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Even if you have health insurance, a medical emergency might require you to dip into your savings. There may be additional expenses for your deductible and maximum out-of-pocket limit. The funds from a personal loan can take care of these expenses.

Whether it's a one-time medical emergency, like surgery, or a condition that requires a series of treatments, a personal loan can help.

However, high-interest personal loans may not be the best option to cover these expenses. Many healthcare providers offer payment plans or other options to ensure that medical debt doesn't become too high of a burden.

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Moving to a new home — whether in a different city or state — can be expensive. A personal loan can help you cover those costs.

There are other life events that a loan can help you cover. You can use a personal loan to fund your wedding, reception and even your honeymoon.

For some, a loan can tide them over when shifting careers. Extra cash can relieve some stress from jumping from one job to another.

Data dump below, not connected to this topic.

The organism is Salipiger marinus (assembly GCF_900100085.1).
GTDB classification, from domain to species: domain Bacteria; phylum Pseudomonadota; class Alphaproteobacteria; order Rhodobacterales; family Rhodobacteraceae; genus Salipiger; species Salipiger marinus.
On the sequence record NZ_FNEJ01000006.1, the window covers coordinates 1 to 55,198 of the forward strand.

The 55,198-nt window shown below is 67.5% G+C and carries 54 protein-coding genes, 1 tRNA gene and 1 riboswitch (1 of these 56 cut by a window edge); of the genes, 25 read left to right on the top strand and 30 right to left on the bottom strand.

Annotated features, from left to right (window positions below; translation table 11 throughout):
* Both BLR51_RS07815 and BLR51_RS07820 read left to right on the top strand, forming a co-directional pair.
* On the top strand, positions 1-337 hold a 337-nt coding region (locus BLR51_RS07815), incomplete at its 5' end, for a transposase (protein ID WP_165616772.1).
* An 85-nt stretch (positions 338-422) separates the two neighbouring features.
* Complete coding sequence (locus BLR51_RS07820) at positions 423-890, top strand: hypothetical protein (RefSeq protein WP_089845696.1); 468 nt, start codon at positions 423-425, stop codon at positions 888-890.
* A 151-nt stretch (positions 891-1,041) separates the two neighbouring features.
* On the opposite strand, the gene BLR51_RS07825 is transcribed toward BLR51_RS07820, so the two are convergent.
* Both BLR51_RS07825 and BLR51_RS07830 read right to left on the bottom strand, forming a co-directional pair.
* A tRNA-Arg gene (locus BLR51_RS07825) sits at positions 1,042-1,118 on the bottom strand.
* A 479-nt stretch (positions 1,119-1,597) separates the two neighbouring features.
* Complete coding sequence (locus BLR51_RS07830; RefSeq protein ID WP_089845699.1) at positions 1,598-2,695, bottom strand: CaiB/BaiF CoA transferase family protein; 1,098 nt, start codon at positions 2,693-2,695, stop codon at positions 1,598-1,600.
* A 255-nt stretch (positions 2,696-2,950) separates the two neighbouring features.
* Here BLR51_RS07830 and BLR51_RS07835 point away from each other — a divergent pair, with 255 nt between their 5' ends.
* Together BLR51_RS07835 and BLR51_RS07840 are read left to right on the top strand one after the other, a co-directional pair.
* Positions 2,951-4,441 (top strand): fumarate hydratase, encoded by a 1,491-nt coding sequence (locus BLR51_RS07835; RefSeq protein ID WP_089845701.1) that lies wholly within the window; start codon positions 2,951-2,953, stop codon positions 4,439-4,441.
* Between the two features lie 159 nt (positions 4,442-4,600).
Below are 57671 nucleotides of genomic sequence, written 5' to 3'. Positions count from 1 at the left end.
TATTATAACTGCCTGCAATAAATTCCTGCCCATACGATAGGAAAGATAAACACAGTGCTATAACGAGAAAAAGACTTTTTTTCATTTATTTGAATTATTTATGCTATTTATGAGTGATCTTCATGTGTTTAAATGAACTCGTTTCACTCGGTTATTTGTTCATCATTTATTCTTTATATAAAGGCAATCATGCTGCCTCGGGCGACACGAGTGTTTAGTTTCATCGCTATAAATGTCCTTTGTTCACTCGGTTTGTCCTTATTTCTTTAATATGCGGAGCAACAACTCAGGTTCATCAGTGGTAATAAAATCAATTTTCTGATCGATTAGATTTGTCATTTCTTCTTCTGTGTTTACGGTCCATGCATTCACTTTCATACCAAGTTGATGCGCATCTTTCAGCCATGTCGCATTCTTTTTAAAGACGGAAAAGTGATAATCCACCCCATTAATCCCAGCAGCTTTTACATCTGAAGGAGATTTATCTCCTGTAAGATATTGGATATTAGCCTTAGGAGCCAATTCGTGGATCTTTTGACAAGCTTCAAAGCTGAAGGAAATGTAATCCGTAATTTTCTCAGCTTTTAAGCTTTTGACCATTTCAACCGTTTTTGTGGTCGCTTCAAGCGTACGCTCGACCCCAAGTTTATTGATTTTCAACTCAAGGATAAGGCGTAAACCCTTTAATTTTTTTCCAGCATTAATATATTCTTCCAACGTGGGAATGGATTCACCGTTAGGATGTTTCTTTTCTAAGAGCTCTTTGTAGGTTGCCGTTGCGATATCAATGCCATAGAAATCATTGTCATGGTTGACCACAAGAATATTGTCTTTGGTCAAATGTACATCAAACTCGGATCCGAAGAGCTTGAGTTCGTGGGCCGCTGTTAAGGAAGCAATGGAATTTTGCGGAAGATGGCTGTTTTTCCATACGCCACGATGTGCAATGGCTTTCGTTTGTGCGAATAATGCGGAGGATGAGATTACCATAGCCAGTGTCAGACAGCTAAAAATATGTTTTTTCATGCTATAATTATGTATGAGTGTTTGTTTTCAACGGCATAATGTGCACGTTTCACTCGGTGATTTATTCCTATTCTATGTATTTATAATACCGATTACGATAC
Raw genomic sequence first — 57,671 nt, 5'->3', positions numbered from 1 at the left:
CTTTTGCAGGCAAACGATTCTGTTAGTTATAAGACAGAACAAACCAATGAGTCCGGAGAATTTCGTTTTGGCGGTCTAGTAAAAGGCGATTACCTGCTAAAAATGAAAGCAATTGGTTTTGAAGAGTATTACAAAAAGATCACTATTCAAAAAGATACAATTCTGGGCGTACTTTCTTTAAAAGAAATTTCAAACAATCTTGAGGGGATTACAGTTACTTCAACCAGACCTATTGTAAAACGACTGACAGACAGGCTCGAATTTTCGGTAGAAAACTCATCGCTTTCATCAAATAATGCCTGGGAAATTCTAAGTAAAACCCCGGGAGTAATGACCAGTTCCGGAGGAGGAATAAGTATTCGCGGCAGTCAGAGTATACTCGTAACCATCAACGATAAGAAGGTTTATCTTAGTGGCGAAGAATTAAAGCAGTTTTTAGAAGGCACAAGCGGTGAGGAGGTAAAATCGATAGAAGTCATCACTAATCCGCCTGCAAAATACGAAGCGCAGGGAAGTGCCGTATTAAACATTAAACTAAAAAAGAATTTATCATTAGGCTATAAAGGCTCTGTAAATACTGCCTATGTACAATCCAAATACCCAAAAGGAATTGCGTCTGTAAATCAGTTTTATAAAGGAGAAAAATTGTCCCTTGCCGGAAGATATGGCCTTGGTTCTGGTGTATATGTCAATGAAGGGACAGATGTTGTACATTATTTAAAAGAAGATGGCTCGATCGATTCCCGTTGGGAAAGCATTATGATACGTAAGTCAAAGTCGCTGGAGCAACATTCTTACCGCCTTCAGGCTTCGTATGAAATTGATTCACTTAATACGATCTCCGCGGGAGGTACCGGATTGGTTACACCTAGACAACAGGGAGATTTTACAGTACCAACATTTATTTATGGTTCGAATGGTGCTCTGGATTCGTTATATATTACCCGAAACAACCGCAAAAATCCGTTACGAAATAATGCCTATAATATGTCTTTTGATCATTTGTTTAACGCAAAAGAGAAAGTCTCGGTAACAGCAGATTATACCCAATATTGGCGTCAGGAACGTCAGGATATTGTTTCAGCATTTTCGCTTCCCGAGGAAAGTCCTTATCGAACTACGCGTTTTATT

Minimum Credit Score Needed for a Personal Loan

If you're wondering what the minimum credit score needed for a personal loan is, there is no straightforward answer. Lenders set different credit score requirements, but a score of at least 580 may qualify you for a personal loan. Those with scores that fall between 600 to 700 have better chances.

Remember, you may have more than one credit score. One factor is that there are different agencies providing scoring models. Take FICO and VantageScore, for example. A credit score of 668 is good with VantageScore but only fair with FICO.

Sometimes, credit bureaus receive different information. One lender may report your payments to Experian, Equifax and TransUnion, while another lender only reports to the first one. This leads to having varying credit scores even if the bureaus use the same scoring model.

Did you know you can get a credit report without spending a dime? You can get yours once a year through AnnualCreditReport.com. The process consists of filling out a form, choosing which credit bureau's report you want and answering some questions. You can review your credit report online or print it. You can also get an estimate of your credit score from Credit.com, Lending Tree, Credit Karma and other similar sites by signing up for their services.